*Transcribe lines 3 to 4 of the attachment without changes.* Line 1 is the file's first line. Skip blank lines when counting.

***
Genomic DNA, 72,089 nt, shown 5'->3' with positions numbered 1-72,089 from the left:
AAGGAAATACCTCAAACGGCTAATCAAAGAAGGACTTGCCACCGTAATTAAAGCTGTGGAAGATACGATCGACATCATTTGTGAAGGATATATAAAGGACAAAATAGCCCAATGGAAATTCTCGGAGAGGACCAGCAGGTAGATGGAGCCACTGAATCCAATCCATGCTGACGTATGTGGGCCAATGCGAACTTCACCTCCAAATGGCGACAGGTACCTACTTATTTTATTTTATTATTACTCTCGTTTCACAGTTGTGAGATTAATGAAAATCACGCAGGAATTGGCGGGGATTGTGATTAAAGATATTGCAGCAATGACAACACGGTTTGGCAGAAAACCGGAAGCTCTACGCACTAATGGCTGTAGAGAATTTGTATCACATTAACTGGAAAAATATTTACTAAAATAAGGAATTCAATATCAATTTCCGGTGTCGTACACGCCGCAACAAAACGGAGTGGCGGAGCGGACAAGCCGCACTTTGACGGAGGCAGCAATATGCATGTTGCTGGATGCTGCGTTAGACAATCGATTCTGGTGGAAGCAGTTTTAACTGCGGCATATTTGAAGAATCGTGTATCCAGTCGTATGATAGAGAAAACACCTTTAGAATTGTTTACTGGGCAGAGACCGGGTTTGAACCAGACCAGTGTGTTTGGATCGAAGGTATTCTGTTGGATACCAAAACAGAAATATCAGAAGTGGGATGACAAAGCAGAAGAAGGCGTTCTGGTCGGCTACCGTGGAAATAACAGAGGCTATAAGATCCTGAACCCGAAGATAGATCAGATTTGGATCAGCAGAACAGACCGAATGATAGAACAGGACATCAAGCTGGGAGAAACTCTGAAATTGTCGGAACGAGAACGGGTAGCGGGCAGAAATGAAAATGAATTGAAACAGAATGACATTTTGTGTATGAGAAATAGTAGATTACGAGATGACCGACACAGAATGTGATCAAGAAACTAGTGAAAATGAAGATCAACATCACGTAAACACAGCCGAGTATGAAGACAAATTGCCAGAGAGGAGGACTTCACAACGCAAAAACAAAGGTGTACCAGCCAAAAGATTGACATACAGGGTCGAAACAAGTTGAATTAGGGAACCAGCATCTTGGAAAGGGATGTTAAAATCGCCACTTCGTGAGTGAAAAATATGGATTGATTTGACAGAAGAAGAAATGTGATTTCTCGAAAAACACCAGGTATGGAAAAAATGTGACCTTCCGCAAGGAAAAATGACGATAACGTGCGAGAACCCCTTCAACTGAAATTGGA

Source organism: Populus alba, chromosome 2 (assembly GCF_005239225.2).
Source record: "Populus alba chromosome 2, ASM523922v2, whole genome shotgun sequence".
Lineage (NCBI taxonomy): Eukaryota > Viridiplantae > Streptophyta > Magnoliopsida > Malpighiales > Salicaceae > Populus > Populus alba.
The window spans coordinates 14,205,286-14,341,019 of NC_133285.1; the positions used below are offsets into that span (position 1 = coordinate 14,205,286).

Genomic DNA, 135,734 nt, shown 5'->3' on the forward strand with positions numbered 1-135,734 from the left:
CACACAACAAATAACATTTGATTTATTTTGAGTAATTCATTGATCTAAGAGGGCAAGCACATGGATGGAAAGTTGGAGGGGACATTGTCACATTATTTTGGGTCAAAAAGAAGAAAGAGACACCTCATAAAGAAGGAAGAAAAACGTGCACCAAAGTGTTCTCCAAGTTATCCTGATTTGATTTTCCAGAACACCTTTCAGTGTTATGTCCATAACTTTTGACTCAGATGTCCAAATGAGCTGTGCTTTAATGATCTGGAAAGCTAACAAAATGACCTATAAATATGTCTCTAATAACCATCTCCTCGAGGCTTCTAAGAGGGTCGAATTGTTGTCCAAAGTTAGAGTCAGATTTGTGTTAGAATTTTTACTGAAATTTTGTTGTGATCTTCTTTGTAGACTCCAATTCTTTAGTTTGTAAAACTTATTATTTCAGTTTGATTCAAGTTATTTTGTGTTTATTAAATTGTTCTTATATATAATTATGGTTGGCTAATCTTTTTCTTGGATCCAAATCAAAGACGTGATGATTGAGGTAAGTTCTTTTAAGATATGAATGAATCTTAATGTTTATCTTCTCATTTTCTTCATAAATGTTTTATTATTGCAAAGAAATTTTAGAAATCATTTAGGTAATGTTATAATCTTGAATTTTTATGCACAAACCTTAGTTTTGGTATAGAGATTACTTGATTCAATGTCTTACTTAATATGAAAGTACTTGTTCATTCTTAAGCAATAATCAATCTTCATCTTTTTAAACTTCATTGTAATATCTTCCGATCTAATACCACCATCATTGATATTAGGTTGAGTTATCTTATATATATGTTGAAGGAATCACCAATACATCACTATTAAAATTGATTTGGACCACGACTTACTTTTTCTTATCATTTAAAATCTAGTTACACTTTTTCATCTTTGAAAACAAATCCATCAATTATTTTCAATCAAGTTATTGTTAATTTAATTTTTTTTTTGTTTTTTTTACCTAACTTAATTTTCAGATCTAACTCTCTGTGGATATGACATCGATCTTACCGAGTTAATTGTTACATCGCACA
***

Source organism: Populus alba, chromosome 2 (assembly GCF_005239225.2).
Source record: "Populus alba chromosome 2, ASM523922v2, whole genome shotgun sequence".